AJAX, Express, MongoDB — Part 1: AJAX

So here we are in week two of code school. Things are moving quite quickly, and this article will attempt to describe what we’ve learned about AJAX in the past week.

When we want to make get some information from an API, we use AJAX to handle the call and response. We start by typing $.ajax() and then pass in two parameters — the url of our particular API call and an object containing references to handler functions for success or error. Altogether it looks like this:

$.ajax(API_CALL_URL, {
success: successHandler,
error: errorHandler,

Assuming the API itself is currently functioning properly, the AJAX call returns either a JSON object or an error object, which are passed into their respective handler function calls. With the error handler, we can can retrieve the status code from the error object with error.status and display it to the user along with a brief explanatory message. With the success handler, we can access the information contained within the JSON object that we receive.

By entering the API call directly into our browser address bar, we can look at the JSON object through the console. Looking it over, we can see what particular data we have to work with (for example, sub-objects that contain data that we want), and access that data in our success handler like this:

function successHandler(data) {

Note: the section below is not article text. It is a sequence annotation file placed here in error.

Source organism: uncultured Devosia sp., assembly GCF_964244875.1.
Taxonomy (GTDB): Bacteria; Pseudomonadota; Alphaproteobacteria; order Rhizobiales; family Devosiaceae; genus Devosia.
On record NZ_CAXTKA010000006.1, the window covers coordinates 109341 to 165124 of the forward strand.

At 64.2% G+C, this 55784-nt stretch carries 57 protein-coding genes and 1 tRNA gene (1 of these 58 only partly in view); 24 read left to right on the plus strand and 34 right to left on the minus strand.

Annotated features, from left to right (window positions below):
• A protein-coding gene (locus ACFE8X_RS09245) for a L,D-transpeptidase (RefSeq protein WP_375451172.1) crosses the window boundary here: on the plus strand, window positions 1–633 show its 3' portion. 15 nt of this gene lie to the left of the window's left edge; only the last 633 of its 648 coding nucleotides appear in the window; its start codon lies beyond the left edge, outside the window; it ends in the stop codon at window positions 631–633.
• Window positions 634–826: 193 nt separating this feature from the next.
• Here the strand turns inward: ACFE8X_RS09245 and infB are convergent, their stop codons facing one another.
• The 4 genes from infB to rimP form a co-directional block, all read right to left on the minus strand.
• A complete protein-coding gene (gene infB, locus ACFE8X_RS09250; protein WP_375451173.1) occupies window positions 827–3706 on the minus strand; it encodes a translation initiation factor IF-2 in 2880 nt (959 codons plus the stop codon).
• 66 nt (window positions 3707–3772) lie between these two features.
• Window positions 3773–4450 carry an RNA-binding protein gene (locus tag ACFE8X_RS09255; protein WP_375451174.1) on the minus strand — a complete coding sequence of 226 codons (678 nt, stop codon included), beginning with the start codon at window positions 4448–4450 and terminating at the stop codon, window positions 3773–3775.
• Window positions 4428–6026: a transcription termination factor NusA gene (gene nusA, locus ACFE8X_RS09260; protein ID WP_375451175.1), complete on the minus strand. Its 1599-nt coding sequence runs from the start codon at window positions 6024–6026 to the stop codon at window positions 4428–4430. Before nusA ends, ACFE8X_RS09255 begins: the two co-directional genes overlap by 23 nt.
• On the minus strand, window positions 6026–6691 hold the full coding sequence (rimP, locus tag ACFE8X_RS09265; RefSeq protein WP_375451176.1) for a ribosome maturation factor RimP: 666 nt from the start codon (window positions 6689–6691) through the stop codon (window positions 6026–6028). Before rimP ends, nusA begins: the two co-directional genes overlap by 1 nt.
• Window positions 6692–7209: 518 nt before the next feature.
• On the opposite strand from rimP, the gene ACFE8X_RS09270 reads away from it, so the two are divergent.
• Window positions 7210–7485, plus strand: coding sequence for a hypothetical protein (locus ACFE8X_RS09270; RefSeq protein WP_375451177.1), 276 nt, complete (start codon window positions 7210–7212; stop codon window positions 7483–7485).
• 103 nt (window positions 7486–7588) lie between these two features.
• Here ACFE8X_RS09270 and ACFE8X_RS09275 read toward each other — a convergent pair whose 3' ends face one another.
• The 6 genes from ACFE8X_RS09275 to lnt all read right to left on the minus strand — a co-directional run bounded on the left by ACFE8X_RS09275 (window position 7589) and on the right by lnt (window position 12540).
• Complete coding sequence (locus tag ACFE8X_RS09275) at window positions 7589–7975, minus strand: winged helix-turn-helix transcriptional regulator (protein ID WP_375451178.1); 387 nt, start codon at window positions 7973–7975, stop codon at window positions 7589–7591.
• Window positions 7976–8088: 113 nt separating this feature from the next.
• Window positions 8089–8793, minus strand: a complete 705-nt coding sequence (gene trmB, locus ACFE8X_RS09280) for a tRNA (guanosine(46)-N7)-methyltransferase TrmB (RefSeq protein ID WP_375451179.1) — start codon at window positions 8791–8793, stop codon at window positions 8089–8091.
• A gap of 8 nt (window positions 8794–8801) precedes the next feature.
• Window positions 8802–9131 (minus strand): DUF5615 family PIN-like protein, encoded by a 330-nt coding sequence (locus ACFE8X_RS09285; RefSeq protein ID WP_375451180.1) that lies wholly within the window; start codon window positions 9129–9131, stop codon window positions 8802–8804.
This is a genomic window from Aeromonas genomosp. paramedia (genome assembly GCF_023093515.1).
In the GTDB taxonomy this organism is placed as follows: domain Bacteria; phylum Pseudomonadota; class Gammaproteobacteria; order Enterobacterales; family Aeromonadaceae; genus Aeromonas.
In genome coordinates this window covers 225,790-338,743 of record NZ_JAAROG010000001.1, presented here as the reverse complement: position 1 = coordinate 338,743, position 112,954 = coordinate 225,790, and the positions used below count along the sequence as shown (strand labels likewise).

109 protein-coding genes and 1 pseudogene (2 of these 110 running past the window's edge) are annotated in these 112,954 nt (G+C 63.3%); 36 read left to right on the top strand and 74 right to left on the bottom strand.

In the example we built in class, the JSON object we retrieved contained links to images and descriptive tags for each image. It should be noted that there was a ton of other data in each object, but we were only interested in the images and tags. Once we identified the key: value pairs that led us to the images and tags, we could do things with them in our javascript code, which in our case we parsed them into an HTML template (a “card” from Bootstrap) which we inserted into an empty set of <div id="image-container">tags in our HTML code via a JQuery DOM insertion:


At this point, basically we’re all set: we were able to use AJAX to make an API call and get a JSON object back.

One other thing of interest that might be noted, briefly, is that we can make unique API calls using an event listener on an HTML text input. Once we’ve pulled the input into our javascript, we can parse the input text into a custom URL that we build to feed into our AJAX call. For our in-class example, building that new custom URL looked like this:

And to bring it all back around, we make our AJAX call with our custom completeURL:

$.ajax(completeURL, {
  success: successHandler,
  error: errorHandler,